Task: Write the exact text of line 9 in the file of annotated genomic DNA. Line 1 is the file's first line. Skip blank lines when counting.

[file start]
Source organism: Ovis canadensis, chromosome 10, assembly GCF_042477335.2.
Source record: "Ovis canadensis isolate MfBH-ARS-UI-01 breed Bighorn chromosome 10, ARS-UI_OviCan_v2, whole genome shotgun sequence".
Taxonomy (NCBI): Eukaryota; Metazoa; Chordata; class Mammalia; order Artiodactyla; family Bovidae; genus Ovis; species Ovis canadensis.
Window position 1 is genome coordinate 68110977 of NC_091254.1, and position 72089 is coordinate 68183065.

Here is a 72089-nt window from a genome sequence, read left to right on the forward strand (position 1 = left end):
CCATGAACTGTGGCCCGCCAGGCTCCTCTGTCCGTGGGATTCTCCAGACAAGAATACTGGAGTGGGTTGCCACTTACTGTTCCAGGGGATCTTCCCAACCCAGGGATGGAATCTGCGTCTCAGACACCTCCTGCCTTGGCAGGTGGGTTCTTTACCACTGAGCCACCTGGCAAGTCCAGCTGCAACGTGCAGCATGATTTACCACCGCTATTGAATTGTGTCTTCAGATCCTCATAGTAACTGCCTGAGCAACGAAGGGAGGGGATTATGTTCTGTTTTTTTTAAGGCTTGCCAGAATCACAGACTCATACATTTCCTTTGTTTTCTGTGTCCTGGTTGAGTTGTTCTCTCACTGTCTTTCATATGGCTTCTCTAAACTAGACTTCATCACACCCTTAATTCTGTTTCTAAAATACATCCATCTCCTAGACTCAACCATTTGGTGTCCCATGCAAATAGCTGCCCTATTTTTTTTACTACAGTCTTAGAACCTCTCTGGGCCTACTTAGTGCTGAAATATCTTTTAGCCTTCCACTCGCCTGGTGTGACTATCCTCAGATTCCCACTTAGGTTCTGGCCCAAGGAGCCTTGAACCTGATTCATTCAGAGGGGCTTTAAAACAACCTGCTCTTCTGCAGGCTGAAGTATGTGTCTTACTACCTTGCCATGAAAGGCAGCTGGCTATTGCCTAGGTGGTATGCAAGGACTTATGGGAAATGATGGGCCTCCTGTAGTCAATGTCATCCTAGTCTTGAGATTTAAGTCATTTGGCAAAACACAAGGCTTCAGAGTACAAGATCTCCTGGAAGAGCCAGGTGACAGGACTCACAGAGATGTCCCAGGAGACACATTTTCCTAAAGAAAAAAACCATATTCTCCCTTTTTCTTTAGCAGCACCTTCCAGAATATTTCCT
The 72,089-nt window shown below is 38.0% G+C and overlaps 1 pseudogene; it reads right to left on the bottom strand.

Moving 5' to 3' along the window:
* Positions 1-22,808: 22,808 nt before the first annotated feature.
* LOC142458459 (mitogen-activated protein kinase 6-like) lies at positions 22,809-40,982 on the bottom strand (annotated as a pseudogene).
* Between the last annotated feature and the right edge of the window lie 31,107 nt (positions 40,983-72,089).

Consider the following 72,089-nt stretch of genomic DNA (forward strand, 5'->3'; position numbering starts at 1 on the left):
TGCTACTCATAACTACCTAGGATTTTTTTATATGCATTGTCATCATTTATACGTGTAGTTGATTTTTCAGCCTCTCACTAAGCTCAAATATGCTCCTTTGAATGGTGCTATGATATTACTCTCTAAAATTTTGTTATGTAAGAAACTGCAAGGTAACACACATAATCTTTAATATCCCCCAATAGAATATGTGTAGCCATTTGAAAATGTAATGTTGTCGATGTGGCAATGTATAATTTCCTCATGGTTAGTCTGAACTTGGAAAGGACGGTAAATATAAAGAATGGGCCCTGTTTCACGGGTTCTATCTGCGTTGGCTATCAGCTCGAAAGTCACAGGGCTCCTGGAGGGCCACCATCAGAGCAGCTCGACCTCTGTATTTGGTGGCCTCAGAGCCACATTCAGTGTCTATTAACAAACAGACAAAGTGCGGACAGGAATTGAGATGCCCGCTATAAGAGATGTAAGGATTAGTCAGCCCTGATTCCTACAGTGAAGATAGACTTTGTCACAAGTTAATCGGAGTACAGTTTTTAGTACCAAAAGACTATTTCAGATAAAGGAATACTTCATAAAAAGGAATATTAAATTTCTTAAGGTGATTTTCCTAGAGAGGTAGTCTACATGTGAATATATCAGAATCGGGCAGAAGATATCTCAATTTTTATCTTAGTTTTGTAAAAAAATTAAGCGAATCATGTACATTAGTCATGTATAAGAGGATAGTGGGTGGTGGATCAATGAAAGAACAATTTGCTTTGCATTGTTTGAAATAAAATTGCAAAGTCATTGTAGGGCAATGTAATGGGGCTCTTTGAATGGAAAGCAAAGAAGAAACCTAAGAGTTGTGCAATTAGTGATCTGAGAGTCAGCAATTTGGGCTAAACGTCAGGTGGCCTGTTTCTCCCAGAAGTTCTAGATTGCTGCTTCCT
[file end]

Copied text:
* Positions 1-22,808: 22,808 nt before the first annotated feature.